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Interracial Partnerships and Racial Centrality: An Application of Social Identity and Intergroup Contact Theories
AuthorGannon, Michael Robert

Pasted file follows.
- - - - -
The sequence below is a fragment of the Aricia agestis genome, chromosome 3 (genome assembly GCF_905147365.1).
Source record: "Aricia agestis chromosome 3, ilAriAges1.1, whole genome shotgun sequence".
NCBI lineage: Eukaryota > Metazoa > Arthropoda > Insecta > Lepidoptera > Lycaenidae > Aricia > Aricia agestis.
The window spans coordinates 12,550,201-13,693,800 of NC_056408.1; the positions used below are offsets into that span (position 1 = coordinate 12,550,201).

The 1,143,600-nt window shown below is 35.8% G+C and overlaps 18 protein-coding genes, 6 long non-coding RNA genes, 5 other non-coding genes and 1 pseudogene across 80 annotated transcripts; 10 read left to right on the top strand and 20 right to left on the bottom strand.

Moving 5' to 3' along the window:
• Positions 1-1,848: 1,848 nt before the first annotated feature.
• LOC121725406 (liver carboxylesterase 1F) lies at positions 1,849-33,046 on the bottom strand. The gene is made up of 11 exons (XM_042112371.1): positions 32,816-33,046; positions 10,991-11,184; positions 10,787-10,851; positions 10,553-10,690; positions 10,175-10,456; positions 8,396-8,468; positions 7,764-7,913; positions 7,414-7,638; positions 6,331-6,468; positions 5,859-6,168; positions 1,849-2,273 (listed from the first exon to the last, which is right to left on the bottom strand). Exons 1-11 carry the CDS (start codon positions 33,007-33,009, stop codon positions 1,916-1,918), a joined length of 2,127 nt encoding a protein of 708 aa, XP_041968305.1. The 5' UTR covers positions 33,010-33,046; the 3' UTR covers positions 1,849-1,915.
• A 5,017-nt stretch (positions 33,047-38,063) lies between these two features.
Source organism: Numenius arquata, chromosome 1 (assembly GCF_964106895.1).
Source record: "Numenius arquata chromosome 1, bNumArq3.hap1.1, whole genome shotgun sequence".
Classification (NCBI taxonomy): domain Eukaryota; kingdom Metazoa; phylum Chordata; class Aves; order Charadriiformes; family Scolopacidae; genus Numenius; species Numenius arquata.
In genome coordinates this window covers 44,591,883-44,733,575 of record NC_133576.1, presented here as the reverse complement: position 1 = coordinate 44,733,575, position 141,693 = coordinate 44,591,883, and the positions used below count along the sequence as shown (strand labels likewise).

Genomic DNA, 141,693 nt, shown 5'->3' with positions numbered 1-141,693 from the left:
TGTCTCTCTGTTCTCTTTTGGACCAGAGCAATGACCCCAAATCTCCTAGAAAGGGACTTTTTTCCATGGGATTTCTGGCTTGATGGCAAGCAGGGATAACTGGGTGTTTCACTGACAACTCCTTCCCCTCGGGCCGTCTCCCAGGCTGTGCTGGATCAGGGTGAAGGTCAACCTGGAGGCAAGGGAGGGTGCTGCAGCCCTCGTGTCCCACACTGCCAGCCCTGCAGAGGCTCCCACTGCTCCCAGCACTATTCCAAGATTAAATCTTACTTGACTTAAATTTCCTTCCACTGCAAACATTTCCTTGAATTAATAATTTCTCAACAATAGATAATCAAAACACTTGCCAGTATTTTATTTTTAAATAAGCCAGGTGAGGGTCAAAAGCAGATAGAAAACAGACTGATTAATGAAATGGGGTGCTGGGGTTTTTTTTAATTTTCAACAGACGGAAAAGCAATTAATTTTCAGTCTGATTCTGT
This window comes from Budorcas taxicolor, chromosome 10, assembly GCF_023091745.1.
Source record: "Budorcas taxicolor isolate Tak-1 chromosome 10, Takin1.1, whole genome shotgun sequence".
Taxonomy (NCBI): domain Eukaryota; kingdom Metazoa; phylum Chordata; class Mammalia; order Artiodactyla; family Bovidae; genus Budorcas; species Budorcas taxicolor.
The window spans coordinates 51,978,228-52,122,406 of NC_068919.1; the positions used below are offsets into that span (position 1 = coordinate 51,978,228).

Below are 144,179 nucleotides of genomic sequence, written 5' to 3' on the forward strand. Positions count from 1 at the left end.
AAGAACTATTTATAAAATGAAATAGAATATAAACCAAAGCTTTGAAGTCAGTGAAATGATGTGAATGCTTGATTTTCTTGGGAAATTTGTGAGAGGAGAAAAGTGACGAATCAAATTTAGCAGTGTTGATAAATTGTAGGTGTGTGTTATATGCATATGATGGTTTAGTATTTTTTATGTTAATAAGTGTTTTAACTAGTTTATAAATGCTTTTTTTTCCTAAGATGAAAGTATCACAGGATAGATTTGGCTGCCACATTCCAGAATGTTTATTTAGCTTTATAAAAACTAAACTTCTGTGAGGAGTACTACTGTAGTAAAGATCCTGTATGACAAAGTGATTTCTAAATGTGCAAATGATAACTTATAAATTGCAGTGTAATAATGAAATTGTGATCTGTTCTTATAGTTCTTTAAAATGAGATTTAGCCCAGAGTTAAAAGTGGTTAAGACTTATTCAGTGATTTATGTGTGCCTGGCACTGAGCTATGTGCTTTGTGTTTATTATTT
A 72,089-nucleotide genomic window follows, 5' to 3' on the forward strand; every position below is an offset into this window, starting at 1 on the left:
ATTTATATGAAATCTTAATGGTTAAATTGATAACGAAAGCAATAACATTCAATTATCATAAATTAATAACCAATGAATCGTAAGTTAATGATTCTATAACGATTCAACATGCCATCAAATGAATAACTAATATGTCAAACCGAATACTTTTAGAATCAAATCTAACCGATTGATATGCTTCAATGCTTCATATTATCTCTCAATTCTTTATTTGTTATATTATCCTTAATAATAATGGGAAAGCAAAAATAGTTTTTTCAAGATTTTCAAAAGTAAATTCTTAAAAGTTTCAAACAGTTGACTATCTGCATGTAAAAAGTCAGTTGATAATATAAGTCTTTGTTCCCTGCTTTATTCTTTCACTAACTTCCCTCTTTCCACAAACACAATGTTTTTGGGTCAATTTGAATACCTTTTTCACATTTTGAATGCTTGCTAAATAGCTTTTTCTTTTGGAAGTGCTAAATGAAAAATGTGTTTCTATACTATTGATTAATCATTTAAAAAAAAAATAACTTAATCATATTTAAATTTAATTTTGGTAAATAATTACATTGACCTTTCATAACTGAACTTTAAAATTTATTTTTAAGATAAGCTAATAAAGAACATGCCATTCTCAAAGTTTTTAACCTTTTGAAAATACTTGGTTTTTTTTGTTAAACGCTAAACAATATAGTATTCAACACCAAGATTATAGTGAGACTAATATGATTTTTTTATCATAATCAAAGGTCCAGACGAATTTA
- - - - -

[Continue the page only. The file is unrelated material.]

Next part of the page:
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Few studies on relationships have considered how racial centrality operates within interracial relationships. Considering the steady increase in the number of interracial relationships in the U.S., it is important to understand the ways in which racial identities are constructed and maintained in this context. Previous research on interracial relationships has explored race and identity in several ways but has yet to clarify how interracial relationships may affect racial centrality for the individuals involved. To investigate this empirically, I apply two theoretical approaches which have yet to be considered in this way in the literature on interracial relationships and racial centrality: social identity and intergroup contact theories. Through social identity theory, drawing and maintaining symbolic boundaries allows individuals to distinguish themselves apart from others by race, allowing racial identity to become more highly centralized. Meanwhile, intergroup contact theory complicates this process of boundary construction by promoting positive out-group attitudes, leading to a decrease in racial centrality. This research adds to previous work by making important theoretical and empirical contributions to the study of racial identity and identity processes. This research also looks more closely than previous studies at how individual racial identity operates within interracial relationships. Finally, I discuss the implications for future research and studies.